MeToo – Mom on a Mission by Amy Wall Lerman

Earlier this year, while watching the Golden Globe Awards, I suddenly realized I’ve been a coward my whole life.  Seeing powerful Hollywood women, whom I’ve admired from afar, with their “Times Up” buttons pinned to their black evening gowns, speaking up about sexual abuse, made me realize I had to do something too.  A something I’d been toying with for a while but, like with many of my creative ideas, pushed aside to focus on more practical things (like my job that actually pays a salary).

The idea?  Before Bill Cosby, Matt Lauer and Harvey Weinstein were powerful, abusive men, they were little boys.  Before the women at the Golden Globes became “survivors,” they were little girls.  What happens between childhood and adulthood that makes things go so terribly wrong?

So it hit me.  It was time to do what any good TV producer would do: Make an intelligent kids TV show that flips gender stereotypes upside down and shows kids who they really are and who they can be.  I was tired of bad TV programming for kids, anyway.  They’re screechy, lots of overacting with inane plot lines.  Okay, I know, they’re all fun and entertaining, but are they?  Even worse than the actual shows are the commercials.  They do nothing but boost gender stereotypes.  Stereotypes build boundaries and create a whole world of misperceptions – but stereotyping is even more dangerous than we think.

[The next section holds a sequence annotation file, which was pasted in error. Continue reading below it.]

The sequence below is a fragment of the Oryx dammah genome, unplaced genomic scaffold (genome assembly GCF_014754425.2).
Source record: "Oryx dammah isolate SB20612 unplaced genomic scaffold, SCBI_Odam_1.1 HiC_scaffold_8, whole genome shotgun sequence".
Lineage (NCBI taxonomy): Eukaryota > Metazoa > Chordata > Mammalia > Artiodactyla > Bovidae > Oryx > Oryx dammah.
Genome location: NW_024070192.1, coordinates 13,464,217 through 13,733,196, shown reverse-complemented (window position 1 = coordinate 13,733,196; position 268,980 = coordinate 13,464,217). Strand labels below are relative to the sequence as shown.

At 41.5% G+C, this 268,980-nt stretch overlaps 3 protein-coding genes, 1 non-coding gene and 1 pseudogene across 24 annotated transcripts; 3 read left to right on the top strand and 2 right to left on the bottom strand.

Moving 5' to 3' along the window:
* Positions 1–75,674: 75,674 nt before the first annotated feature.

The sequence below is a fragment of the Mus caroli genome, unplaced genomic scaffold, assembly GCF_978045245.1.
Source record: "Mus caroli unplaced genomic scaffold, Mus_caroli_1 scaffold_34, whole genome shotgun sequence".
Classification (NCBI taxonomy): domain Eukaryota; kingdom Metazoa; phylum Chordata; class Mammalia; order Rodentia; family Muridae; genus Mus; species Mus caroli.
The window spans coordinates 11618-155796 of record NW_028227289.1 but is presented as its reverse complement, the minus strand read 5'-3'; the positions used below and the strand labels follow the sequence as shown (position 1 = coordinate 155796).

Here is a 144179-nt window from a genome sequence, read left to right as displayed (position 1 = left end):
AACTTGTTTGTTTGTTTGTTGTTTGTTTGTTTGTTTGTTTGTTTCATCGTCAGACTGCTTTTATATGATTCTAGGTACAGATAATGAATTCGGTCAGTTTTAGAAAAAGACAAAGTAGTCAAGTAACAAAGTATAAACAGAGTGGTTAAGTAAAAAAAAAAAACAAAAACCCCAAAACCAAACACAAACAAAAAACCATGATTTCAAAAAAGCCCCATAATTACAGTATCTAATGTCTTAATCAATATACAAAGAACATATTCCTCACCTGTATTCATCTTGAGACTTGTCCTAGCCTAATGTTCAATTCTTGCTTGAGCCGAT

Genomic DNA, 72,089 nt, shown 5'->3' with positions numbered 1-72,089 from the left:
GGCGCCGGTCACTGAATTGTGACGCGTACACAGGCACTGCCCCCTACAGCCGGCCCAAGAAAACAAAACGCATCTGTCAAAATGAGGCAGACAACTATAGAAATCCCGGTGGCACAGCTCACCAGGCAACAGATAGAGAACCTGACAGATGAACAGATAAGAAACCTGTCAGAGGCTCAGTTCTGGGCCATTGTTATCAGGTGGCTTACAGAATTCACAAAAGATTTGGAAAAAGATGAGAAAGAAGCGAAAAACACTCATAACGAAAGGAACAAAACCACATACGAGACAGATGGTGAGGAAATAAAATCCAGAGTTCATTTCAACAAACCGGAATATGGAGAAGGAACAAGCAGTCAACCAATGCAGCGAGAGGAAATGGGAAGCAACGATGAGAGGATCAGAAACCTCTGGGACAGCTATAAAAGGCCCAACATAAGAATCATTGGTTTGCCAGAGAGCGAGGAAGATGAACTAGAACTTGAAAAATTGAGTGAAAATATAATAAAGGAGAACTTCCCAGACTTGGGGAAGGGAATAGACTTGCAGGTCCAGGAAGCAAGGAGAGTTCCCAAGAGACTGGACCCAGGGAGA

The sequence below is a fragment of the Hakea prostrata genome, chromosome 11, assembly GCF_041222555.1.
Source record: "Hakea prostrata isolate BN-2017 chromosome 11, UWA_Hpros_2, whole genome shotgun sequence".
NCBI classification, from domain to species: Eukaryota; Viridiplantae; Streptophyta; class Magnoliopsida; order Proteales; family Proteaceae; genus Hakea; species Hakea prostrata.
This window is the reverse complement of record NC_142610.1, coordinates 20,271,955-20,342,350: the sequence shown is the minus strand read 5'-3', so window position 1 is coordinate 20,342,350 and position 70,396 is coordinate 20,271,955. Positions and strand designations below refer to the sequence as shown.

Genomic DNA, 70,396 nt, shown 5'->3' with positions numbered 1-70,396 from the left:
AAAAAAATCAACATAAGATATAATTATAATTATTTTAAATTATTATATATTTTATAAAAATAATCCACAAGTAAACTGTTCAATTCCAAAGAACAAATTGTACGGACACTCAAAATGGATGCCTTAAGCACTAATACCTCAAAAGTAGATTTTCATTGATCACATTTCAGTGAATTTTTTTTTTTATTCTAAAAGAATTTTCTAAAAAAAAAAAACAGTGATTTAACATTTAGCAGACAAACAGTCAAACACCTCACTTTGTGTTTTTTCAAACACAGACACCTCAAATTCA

Here’s why:

When boys are little we tell them to be “men.”  We tell them that “men don’t cry.” We tell them “John Cena” and “LeBron James” don’t cry.  We teach them expressions like, “you throw like a girl,” “he cried like a little sissy.”  We make boys swallow their feelings so they won’t be teased and won’t be seen as weak.  Being a man means being tough emotionally and physically.  It also means getting the girls and certainly not being gay.

With girls we use words like “feisty” when they speak their minds.  You wouldn’t refer to a boy as “feisty.”  You’d expect him not to be “weak and small” and to be “lively, determined, and courageous” (dictionary definitions of the word “feisty”).  We expect girls to be good, sweet, and accommodating.  When they’re not, they’re “difficult” or “bitches.”  Girls (and women) are also told to smile a lot.  Smiling is very pleasant and accommodating, isn’t it?

As a mom of a boy, I know it’s my responsibility to raise a good man.  The kind of man who will be respectful, kind, appreciative, secure, loving, empathic, non-defensive, self-reliant, trustworthy…and every other descriptive that makes up the qualities of a good man.  I try to break down stereotypes with him every day.  But I also try to protect him. When it comes to crying, I tell him that it’s something personal.  Something we share only with those we trust the most.  I tell him that because I know he’ll be teased if he cries or appears weak in front of other boys.  He could be teased by both boys and girls.  So I tell him vulnerability is critical to being human, but our feelings shouldn’t be shared with just anyone.  I don’t know if this is right but I hope he knows that having feelings is normal.